In many ways, this game plays like a classic 3D platformer, and that's a good thing. It has a certain feel to it that is just right. I have undoubtedly missed jumps, but the controls themselves always felt right – it was my fault that I messed up. Beating up the phantoms is enjoyable, and rhythmic – indeed, there is a metronome on the top of the screen (PC version only), and if your hits land along with the beat, they strike as criticals. Also, you can combo jumps, dashes, and attacks in satisfying ways. Dashes can also be handy in avoiding attacks or other obstacles.
It has to be said and with emphasis on one important fact: this game is cute. Really, really cute. Everything from the cell shaded graphics, to the anime-like expressions (with huge eyes and all of that), to the character and monster proportions – it oozes cuteness. It is further accentuated by the game itself, rather intentionally, by Parin's outfits and headgear. Outfits are rather rare and difficult to unlock; for example, the first one most people will get is a reward for beating the game, or another can be purchased for 99,999 Pockles (the maximum money you can get in this game) in a rather obscure shop. But headgear is much more common. Even the first one you get, goggles, makes her look even more cute than she does already.
Some of the outfit combinations, while quite cute, are a bit of a humorous nudge to any adult gamers playing. While I have not unlocked them all, I did go through the substantial effort required to unlock both the maid outfit and the maid hat. With only one of them equipped, she may look cute, but nothing else. With them both, Parin's voice transforms into a more alluring one, saying maid-like things. Things like 'Let's clean this place up!' and 'Time to take out the trash!' are said in a rather 900 number-ish way. (I wouldn't know this from experience!) I have to admit the first time I heard it I laughed out loud. It's likely to go over most kid's heads... nevertheless, it's clearly worth pointing out. From what I understand, some of her other outfits reflect other similar stereotypes, but none of them are sexual in nature graphically, with the worst one showing off a belly button (and requires a serious time commitment to unlock).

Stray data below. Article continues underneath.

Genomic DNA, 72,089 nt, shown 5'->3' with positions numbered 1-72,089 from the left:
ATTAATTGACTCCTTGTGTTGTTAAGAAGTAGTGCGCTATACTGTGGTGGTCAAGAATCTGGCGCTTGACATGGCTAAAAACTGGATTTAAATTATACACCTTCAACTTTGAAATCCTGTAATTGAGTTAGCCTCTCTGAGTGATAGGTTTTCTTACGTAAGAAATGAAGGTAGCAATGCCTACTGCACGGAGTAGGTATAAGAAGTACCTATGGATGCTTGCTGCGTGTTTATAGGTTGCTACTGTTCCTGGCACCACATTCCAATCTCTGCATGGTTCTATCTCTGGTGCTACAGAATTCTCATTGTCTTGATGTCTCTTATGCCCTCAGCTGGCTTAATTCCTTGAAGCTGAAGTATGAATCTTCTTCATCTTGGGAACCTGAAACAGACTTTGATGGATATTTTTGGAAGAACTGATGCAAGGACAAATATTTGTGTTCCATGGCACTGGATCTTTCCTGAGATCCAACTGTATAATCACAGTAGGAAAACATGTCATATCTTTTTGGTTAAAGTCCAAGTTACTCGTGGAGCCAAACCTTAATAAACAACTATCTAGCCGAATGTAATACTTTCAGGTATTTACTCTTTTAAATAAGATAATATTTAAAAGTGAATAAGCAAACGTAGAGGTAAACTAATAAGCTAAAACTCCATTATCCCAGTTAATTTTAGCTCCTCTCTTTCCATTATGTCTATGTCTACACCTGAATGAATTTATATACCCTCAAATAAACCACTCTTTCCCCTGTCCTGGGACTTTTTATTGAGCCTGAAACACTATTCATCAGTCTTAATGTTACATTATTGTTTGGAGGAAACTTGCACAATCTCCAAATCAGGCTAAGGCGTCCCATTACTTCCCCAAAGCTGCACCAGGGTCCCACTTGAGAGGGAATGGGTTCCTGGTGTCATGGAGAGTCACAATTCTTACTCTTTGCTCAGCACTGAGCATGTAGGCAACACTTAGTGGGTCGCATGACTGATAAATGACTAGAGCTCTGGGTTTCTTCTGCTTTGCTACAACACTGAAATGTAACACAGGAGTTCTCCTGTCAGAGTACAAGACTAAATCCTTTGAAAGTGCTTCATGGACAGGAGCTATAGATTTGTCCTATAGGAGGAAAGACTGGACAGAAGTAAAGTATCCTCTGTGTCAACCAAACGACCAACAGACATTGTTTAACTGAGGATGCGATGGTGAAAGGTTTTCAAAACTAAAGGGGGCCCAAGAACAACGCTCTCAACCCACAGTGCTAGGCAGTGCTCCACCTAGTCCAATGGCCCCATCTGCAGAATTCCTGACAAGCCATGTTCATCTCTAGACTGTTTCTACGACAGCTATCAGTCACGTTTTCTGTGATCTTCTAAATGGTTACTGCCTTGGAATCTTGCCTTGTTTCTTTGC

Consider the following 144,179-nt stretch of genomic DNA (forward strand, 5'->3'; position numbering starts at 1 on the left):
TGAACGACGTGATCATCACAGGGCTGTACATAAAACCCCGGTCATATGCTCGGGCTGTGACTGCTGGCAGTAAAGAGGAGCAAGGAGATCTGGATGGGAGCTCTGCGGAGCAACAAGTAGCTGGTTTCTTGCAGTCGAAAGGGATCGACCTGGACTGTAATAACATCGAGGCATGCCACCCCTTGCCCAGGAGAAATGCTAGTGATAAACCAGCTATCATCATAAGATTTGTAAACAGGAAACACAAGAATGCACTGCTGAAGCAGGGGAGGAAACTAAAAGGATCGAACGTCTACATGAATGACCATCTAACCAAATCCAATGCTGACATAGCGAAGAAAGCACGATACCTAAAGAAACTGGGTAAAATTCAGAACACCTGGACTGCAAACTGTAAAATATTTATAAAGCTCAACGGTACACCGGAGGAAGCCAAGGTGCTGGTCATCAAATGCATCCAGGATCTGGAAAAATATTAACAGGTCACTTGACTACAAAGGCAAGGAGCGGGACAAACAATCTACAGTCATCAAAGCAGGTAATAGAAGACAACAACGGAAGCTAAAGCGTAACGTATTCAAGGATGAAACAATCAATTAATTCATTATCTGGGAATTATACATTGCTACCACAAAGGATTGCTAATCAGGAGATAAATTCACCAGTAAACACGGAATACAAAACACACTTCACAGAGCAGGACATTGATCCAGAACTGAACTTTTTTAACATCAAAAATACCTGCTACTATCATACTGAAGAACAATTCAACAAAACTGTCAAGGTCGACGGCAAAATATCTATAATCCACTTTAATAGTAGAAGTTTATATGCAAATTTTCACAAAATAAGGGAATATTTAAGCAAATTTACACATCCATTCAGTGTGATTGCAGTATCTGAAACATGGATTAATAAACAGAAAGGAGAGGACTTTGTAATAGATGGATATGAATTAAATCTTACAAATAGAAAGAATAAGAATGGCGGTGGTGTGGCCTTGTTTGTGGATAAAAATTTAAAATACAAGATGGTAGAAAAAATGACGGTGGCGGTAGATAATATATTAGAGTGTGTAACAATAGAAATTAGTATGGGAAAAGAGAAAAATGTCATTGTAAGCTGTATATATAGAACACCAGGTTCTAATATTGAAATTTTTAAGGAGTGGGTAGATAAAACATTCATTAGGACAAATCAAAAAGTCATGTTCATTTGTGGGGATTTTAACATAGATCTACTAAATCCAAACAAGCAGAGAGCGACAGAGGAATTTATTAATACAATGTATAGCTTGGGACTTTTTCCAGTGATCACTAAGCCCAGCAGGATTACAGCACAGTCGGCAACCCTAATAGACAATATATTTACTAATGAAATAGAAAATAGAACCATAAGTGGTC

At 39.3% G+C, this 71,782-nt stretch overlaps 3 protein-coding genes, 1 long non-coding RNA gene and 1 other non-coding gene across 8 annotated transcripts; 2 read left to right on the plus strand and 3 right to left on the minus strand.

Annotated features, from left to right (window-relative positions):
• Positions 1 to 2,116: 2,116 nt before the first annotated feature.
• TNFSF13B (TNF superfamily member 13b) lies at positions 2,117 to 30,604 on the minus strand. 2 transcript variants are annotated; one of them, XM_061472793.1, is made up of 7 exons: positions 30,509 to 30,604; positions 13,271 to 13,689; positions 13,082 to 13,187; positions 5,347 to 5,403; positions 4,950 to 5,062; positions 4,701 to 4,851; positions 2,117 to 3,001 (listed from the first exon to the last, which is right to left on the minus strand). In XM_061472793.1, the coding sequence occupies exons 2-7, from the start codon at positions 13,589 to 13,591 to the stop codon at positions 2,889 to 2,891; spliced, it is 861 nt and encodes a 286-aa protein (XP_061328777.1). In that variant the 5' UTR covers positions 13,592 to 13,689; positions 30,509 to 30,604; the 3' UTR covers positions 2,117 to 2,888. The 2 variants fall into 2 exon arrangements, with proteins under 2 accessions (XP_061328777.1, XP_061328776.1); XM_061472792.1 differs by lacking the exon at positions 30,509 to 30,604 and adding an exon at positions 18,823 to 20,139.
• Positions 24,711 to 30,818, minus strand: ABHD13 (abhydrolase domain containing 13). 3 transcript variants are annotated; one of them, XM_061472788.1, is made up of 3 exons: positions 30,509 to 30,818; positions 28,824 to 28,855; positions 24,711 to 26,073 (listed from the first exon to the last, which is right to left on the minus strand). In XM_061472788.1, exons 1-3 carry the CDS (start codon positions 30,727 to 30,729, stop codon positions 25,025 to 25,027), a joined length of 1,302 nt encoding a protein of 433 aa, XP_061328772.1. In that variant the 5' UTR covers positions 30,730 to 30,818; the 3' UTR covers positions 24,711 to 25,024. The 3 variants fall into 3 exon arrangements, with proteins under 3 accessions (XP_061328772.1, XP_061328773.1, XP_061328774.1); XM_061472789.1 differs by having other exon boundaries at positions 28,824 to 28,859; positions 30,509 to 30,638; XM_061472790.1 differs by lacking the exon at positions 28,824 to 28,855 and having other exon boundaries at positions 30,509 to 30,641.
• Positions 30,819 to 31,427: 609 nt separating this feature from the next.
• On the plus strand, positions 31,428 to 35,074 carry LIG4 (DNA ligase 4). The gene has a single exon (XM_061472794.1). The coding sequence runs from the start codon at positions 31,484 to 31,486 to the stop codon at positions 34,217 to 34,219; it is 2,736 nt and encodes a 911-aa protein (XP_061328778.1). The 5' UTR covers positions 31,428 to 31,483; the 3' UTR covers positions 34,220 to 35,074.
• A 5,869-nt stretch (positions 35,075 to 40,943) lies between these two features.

While the game as a whole is definitely safe for most, one of the enemy phantoms is clearly a male character who cross-dresses and is attracted to a certain other male phantom. He speaks with a lisp, and competes with a female for this monster's attention. He never seems to give either of them the time of day, and there is no sign of reciprocation whatsoever. In an otherwise mostly clean game, it kind of sticks out as odd. I noticed no language issues, one small mention of tobacco (it lit a fire that had negative consequences in the story), and otherwise typical cartoon violence. No humans (other than Parin) are hit at all in the game.